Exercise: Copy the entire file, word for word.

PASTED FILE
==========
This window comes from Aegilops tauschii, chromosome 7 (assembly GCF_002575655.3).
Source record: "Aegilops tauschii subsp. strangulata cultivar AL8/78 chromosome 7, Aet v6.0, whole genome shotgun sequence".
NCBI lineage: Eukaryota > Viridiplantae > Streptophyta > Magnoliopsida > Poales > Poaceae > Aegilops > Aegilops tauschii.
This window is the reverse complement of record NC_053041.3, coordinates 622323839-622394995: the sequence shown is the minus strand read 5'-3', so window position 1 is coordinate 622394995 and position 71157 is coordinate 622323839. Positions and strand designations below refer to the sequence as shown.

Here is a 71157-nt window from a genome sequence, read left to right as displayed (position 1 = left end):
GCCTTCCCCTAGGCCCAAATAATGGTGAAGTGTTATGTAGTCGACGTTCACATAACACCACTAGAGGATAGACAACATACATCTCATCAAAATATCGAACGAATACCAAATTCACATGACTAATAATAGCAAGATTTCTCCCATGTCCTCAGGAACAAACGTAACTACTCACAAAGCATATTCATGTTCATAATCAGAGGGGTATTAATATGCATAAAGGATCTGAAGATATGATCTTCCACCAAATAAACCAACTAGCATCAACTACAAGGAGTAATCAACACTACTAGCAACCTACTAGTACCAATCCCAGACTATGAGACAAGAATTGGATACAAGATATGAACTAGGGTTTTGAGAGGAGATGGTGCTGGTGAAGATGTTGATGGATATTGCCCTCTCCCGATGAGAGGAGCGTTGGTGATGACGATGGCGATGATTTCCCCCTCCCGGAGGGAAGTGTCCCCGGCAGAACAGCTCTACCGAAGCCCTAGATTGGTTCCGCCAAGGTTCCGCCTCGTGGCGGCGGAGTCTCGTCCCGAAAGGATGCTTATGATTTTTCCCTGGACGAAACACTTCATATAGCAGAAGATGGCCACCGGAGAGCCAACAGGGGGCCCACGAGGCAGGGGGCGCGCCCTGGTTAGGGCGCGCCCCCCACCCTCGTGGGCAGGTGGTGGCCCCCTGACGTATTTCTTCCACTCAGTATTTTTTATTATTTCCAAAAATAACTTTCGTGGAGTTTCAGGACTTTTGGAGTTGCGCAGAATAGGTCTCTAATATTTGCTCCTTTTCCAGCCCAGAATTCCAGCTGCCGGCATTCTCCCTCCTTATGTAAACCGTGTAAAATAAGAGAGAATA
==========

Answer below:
This window comes from Aegilops tauschii, chromosome 7 (assembly GCF_002575655.3).
Source record: "Aegilops tauschii subsp. strangulata cultivar AL8/78 chromosome 7, Aet v6.0, whole genome shotgun sequence".
NCBI lineage: Eukaryota > Viridiplantae > Streptophyta > Magnoliopsida > Poales > Poaceae > Aegilops > Aegilops tauschii.
This window is the reverse complement of record NC_053041.3, coordinates 622323839-622394995: the sequence shown is the minus strand read 5'-3', so window position 1 is coordinate 622394995 and position 71157 is coordinate 622323839. Positions and strand designations below refer to the sequence as shown.

Here is a 71157-nt window from a genome sequence, read left to right as displayed (position 1 = left end):
GCCTTCCCCTAGGCCCAAATAATGGTGAAGTGTTATGTAGTCGACGTTCACATAACACCACTAGAGGATAGACAACATACATCTCATCAAAATATCGAACGAATACCAAATTCACATGACTAATAATAGCAAGATTTCTCCCATGTCCTCAGGAACAAACGTAACTACTCACAAAGCATATTCATGTTCATAATCAGAGGGGTATTAATATGCATAAAGGATCTGAAGATATGATCTTCCACCAAATAAACCAACTAGCATCAACTACAAGGAGTAATCAACACTACTAGCAACCTACTAGTACCAATCCCAGACTATGAGACAAGAATTGGATACAAGATATGAACTAGGGTTTTGAGAGGAGATGGTGCTGGTGAAGATGTTGATGGATATTGCCCTCTCCCGATGAGAGGAGCGTTGGTGATGACGATGGCGATGATTTCCCCCTCCCGGAGGGAAGTGTCCCCGGCAGAACAGCTCTACCGAAGCCCTAGATTGGTTCCGCCAAGGTTCCGCCTCGTGGCGGCGGAGTCTCGTCCCGAAAGGATGCTTATGATTTTTCCCTGGACGAAACACTTCATATAGCAGAAGATGGCCACCGGAGAGCCAACAGGGGGCCCACGAGGCAGGGGGCGCGCCCTGGTTAGGGCGCGCCCCCCACCCTCGTGGGCAGGTGGTGGCCCCCTGACGTATTTCTTCCACTCAGTATTTTTTATTATTTCCAAAAATAACTTTCGTGGAGTTTCAGGACTTTTGGAGTTGCGCAGAATAGGTCTCTAATATTTGCTCCTTTTCCAGCCCAGAATTCCAGCTGCCGGCATTCTCCCTCCTTATGTAAACCGTGTAAAATAAGAGAGAATA